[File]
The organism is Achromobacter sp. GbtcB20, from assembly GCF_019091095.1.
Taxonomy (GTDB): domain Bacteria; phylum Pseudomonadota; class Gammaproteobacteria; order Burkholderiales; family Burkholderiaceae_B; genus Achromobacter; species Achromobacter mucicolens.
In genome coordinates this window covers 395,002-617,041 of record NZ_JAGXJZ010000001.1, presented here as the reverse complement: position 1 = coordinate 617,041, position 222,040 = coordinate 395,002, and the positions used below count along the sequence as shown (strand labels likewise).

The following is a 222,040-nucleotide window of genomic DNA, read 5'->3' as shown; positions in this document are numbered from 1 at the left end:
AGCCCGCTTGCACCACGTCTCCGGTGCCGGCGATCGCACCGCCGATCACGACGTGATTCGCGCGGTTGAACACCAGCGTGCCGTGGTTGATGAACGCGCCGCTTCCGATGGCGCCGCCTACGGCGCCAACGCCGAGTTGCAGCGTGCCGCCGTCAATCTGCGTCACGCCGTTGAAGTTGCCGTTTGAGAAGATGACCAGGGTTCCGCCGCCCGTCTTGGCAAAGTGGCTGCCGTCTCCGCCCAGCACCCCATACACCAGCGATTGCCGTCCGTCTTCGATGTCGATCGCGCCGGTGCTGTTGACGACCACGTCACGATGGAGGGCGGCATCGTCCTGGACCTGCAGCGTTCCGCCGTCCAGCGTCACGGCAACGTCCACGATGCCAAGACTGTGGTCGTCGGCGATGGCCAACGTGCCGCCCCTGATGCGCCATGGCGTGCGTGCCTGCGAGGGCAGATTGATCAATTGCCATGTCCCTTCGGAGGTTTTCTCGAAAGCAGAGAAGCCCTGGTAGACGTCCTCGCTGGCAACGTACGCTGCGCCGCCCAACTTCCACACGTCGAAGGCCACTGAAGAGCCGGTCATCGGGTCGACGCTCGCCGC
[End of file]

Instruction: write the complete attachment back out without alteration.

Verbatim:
The organism is Achromobacter sp. GbtcB20, from assembly GCF_019091095.1.
Taxonomy (GTDB): domain Bacteria; phylum Pseudomonadota; class Gammaproteobacteria; order Burkholderiales; family Burkholderiaceae_B; genus Achromobacter; species Achromobacter mucicolens.
In genome coordinates this window covers 395,002-617,041 of record NZ_JAGXJZ010000001.1, presented here as the reverse complement: position 1 = coordinate 617,041, position 222,040 = coordinate 395,002, and the positions used below count along the sequence as shown (strand labels likewise).

The following is a 222,040-nucleotide window of genomic DNA, read 5'->3' as shown; positions in this document are numbered from 1 at the left end:
AGCCCGCTTGCACCACGTCTCCGGTGCCGGCGATCGCACCGCCGATCACGACGTGATTCGCGCGGTTGAACACCAGCGTGCCGTGGTTGATGAACGCGCCGCTTCCGATGGCGCCGCCTACGGCGCCAACGCCGAGTTGCAGCGTGCCGCCGTCAATCTGCGTCACGCCGTTGAAGTTGCCGTTTGAGAAGATGACCAGGGTTCCGCCGCCCGTCTTGGCAAAGTGGCTGCCGTCTCCGCCCAGCACCCCATACACCAGCGATTGCCGTCCGTCTTCGATGTCGATCGCGCCGGTGCTGTTGACGACCACGTCACGATGGAGGGCGGCATCGTCCTGGACCTGCAGCGTTCCGCCGTCCAGCGTCACGGCAACGTCCACGATGCCAAGACTGTGGTCGTCGGCGATGGCCAACGTGCCGCCCCTGATGCGCCATGGCGTGCGTGCCTGCGAGGGCAGATTGATCAATTGCCATGTCCCTTCGGAGGTTTTCTCGAAAGCAGAGAAGCCCTGGTAGACGTCCTCGCTGGCAACGTACGCTGCGCCGCCCAACTTCCACACGTCGAAGGCCACTGAAGAGCCGGTCATCGGGTCGACGCTCGCCGC